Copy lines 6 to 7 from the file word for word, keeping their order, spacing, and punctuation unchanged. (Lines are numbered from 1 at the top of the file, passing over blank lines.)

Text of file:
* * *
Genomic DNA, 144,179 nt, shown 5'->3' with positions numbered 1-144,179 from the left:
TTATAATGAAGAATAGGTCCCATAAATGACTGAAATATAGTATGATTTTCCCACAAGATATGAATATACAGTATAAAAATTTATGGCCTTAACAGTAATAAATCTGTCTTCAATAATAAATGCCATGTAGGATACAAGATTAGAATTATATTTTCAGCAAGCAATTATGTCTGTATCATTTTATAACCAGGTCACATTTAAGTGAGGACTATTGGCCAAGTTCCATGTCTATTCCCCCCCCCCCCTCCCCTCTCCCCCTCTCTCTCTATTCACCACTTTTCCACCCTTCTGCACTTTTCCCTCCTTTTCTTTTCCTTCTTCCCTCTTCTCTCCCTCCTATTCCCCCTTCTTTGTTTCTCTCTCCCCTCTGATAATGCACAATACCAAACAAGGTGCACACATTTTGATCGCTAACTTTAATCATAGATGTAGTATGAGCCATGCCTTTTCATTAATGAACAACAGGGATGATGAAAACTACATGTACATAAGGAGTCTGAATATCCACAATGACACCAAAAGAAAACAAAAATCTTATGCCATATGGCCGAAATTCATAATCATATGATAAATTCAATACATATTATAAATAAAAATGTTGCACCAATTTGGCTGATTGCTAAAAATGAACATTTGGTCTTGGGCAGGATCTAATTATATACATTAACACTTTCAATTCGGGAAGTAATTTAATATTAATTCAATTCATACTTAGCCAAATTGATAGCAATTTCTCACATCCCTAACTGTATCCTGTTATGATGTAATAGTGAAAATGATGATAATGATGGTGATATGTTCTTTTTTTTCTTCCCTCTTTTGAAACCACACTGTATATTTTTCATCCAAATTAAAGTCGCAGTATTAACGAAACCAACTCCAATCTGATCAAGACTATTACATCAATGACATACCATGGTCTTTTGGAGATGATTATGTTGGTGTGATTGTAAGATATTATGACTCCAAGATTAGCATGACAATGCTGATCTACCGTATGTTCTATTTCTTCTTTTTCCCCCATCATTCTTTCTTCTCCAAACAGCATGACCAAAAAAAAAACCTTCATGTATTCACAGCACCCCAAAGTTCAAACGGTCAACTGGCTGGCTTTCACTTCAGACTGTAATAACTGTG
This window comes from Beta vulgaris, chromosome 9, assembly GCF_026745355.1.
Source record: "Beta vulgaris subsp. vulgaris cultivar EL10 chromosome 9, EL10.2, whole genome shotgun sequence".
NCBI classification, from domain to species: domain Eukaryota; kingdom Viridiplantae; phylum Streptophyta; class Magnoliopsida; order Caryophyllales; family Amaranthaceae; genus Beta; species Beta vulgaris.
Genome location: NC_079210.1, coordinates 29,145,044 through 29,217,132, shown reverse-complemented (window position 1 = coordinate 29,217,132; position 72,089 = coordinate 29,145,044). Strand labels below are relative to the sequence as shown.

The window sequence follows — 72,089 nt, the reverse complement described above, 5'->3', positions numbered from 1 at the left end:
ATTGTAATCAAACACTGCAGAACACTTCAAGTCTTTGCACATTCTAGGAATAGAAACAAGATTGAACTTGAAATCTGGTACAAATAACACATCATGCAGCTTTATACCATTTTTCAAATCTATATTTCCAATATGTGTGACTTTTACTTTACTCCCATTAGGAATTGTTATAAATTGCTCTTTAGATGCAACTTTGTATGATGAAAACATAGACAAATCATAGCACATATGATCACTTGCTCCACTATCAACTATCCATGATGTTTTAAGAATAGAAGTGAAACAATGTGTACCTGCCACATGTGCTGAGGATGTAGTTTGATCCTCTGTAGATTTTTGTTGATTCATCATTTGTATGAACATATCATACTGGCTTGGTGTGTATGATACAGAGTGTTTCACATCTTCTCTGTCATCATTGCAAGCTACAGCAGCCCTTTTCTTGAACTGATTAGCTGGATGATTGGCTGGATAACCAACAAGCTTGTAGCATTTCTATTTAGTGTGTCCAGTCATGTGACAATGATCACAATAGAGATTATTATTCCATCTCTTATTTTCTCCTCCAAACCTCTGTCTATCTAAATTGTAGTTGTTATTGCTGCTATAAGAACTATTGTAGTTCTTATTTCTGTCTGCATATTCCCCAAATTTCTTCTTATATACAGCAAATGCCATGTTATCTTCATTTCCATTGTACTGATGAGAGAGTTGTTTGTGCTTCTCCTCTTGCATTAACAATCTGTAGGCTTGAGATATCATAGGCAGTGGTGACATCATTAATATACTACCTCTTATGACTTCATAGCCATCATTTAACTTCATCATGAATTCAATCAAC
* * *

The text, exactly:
Genome location: NC_079210.1, coordinates 29,145,044 through 29,217,132, shown reverse-complemented (window position 1 = coordinate 29,217,132; position 72,089 = coordinate 29,145,044). Strand labels below are relative to the sequence as shown.

The window sequence follows — 72,089 nt, the reverse complement described above, 5'->3', positions numbered from 1 at the left end: